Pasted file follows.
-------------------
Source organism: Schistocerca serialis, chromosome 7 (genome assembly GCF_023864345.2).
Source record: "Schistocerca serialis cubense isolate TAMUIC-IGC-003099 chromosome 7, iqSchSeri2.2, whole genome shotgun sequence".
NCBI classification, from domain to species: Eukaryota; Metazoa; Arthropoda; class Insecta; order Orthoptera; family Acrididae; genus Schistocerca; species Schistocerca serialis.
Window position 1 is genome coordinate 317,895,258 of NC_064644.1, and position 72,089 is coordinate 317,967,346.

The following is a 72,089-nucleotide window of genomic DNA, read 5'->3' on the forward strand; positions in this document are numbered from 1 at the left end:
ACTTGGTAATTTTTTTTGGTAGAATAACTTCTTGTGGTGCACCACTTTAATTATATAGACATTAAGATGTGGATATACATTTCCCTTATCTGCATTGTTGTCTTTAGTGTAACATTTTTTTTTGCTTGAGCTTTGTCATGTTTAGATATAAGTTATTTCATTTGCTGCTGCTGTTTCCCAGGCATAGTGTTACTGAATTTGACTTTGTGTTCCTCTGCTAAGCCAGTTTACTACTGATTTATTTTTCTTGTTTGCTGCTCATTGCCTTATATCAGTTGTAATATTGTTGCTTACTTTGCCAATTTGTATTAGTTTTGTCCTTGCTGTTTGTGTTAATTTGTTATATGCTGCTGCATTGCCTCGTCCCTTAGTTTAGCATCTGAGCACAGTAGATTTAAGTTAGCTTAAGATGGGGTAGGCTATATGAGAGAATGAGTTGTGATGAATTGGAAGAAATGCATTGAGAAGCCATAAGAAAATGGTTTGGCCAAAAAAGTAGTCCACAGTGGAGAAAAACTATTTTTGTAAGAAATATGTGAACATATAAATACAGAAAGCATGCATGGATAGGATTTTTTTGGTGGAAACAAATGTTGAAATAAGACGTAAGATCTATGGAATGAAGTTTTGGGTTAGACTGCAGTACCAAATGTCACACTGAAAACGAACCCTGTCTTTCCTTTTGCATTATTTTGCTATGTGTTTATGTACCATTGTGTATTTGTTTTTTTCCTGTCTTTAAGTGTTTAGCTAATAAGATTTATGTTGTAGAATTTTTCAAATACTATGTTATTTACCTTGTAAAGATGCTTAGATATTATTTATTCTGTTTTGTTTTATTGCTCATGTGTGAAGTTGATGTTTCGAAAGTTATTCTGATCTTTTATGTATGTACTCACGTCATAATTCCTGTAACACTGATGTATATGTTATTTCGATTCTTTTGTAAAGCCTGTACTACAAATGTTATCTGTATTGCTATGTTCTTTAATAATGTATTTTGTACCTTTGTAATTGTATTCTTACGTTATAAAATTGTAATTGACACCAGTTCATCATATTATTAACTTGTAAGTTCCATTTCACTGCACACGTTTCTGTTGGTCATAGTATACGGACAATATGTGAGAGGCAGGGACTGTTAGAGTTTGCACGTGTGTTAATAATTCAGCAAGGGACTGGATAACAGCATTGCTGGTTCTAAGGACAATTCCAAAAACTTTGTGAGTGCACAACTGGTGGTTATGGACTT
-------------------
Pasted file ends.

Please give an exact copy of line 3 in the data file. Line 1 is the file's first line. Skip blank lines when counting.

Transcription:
NCBI classification, from domain to species: Eukaryota; Metazoa; Arthropoda; class Insecta; order Orthoptera; family Acrididae; genus Schistocerca; species Schistocerca serialis.